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Saving Estate Tax Through Discounting of Assets – Part 2: How to Make it Happen
Posted by Martin Heller Potempa & Sheppard, PLLC on November 5, 2021
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We know that you may have many questions regarding how to save money on estate taxes. In our last blog, we discussed the basics of how the discounting of assets work. Now, our estate planning attorneys will walk you through more on how to make it happen.
How to Use Discounting
Some assets are great for discounting, while others are okay for discounting. And one type, in particular, is bad for discounting. The essence of discounting is the subjectivity in the valuation of an asset. For instance, there can be a lot of subjectivity from what one person thinks versus what another thinks is the value of a minority interest in a closely held business. There is essentially no subjectivity in the value of an amount of money sitting in a bank account.
The more subjectivity in the valuation of an asset, the more discount the asset receives. Assuming the asset is held in a way that a discount can be applied, the following is a list of some types of assets and the discount percentage you might expect to be applied to their value.
Closely held business interest: High Discount – Range of 35%-45%
Real property (excluding personal residence): Medium Discount – Range of 25%-35%
Marketable investment: Low Discount Range of 10%-15%
Cash and bank account: Essentially No Discount
Now, we need to create a situation for these assets to receive a discount. In our last blog, we discussed the idea of a business that has (1) both voting and non-voting ownership interests (we will generically call these interests “shares”, like with stock, even though they technically might not be considered stock), and (2) a restriction on the transfer of the non-voting shares. Here is how we make this happen.
Existing Closely Held Business Interests
Assume the client has an existing business, like an LLC. In almost every case, all of the shares in the LLC will be voting shares. Why is that? Because when it was set up, no one thought about any reason to have any shares other than voting shares. At Martin Heller Potempa & Sheppard, PLLC, when we set up businesses for our clients, we usually do voting and non-voting shares from the start in anticipation of the need for future planning.
If a business has only voting shares, it is not a problem to convert all of the voting interests into a combination of both voting and non-voting shares. For instance, if the business has a total of 100 shares that are all voting shares, we might convert them into 2 voting shares and 98 non-voting shares. There are still 100 total ownership interests. They are now divided between voting and non-voting.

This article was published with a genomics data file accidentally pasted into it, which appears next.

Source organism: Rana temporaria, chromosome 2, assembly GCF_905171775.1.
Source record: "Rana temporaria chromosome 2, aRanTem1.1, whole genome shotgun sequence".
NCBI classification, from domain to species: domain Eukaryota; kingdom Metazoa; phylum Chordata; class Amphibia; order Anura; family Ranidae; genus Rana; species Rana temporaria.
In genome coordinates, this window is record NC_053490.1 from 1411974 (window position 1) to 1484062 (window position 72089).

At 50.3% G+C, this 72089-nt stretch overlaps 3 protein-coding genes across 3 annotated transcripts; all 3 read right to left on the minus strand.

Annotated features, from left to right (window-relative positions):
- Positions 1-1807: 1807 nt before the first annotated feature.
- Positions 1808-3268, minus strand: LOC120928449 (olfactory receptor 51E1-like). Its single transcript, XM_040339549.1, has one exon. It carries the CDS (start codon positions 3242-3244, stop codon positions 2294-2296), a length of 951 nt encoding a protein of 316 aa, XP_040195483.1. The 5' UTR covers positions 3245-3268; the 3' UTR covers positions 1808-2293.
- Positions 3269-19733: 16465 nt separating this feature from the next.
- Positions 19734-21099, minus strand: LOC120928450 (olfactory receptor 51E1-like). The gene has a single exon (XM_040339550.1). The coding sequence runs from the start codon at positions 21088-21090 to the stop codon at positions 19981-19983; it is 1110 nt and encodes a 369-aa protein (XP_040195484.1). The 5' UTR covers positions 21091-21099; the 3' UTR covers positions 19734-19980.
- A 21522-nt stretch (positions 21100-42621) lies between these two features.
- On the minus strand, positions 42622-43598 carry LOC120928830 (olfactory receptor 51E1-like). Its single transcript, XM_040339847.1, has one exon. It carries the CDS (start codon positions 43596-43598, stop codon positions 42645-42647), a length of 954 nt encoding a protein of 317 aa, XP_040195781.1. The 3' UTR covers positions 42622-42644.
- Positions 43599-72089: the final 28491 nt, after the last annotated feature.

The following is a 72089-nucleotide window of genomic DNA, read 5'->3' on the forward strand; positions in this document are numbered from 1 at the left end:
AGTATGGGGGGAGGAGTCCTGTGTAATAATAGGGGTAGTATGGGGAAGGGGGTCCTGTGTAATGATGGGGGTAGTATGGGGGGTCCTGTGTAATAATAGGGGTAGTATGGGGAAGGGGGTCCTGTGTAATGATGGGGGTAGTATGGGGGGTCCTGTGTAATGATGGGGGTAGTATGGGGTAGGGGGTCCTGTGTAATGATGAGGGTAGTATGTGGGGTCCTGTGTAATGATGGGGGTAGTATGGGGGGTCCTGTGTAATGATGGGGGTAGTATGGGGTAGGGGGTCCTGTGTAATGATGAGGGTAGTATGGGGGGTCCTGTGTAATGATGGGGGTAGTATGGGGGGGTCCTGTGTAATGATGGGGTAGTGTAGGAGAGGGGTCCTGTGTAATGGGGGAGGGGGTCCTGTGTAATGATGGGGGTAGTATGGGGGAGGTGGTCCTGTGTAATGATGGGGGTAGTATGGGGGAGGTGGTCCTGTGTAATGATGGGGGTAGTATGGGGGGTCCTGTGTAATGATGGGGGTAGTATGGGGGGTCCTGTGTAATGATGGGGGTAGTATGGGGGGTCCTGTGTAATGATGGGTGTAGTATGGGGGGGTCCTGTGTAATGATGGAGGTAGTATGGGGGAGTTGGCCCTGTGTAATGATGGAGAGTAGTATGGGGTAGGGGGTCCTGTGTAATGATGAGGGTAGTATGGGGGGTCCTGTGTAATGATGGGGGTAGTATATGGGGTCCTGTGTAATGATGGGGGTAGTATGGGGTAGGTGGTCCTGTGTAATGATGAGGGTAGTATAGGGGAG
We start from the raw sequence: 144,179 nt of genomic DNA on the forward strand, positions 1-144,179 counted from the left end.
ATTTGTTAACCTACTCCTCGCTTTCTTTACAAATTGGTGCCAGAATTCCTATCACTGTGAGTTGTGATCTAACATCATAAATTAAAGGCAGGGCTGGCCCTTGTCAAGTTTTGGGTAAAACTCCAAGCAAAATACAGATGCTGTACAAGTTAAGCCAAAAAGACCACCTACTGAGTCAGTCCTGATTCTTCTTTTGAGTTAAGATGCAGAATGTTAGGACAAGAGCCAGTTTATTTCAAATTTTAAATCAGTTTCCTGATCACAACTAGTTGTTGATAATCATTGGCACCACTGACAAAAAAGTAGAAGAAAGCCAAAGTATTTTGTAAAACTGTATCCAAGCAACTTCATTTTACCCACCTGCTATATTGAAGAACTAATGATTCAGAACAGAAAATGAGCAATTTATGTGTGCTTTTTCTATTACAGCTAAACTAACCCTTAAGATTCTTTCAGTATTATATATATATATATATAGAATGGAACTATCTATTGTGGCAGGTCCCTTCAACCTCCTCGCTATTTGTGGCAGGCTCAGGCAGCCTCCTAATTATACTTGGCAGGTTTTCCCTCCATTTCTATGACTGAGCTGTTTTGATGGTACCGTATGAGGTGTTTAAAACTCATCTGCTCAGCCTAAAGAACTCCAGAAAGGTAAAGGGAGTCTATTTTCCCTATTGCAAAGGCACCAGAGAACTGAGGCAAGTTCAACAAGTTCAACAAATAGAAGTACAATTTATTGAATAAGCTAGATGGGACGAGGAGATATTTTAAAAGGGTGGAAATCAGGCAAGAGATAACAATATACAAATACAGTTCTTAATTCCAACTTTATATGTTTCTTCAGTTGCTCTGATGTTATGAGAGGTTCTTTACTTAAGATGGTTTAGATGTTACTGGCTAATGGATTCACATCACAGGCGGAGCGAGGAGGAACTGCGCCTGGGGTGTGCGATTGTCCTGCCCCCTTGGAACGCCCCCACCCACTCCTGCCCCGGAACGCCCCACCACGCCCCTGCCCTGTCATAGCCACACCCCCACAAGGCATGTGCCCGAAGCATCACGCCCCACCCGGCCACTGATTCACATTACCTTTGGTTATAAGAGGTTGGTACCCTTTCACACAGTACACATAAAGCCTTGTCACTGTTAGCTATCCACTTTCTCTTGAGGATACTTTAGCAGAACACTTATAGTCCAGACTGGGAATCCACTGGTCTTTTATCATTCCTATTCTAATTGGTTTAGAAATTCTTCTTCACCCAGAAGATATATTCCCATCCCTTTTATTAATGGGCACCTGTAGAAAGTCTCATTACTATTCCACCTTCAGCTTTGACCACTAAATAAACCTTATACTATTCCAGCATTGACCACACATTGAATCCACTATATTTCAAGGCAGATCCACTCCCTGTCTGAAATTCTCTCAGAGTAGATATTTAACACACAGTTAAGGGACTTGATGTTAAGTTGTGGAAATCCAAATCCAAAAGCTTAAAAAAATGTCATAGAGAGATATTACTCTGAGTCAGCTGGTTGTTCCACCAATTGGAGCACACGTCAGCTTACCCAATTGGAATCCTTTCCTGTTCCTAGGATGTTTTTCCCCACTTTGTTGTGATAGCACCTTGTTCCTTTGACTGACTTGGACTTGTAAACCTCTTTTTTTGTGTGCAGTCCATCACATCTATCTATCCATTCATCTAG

We recapitalize the company to convert the voting shares into a combination of voting and non-voting shares. This sounds more complex than it is. It is nothing more than an agreement executed by all the owners stating that they agree to convert the voting shares into voting shares and non-voting shares. The agreement will detail the amount of his/her previous shares and his/her new shares for each owner. It could look something like this:
You will notice that after the recapitalization, all three owners retain the same voting authority as before. Both before and after the recapitalization, John has 60% of the voting authority, Sally has 25% of the voting authority, and Andy has 15% of the voting authority. No one has lost or gained any authority in the business.
The next step is for the owners to execute an agreement putting a restriction on the transfer of the non-voting shares. This agreement states that no transfer of non-voting shares can occur unless the transfer first receives consent to transfer from a majority of the voting shares.
Real Estate and Other Assets
If a closely held business does not already exist, we can create one. In most situations, we create an LLC (referred to as a “Family LLC”) having both voting and non-voting shares. After the Family LLC is created, the assets are transferred into the LLC. Real property is transferred by way of a quitclaim deed. The LLC can set up an investment account and the personal investments can be transferred into the new LLC account. This transfer of investments into the LLC will be done “in kind” and will not be considered a sale. Thus, the transfer will not generate any capital gain.
As part of the creation of the Family LLC, the owners will execute the agreement restricting the transfer of non-voting shares described above.
The result of all this is that the assets are held by an entity structured to receive a discount.
Learn More About Estate Taxes
In our next blog, we will discuss another strategy to save estate taxes – an Estate Freeze. Of the two strategies, the Estate Freeze is more powerful than Discounting. But, what is actually the most powerful strategy is to combine an Estate Freeze with Discounting, which we will also cover.
Contact our estate planning attorneys today if you have questions regarding estate taxes.
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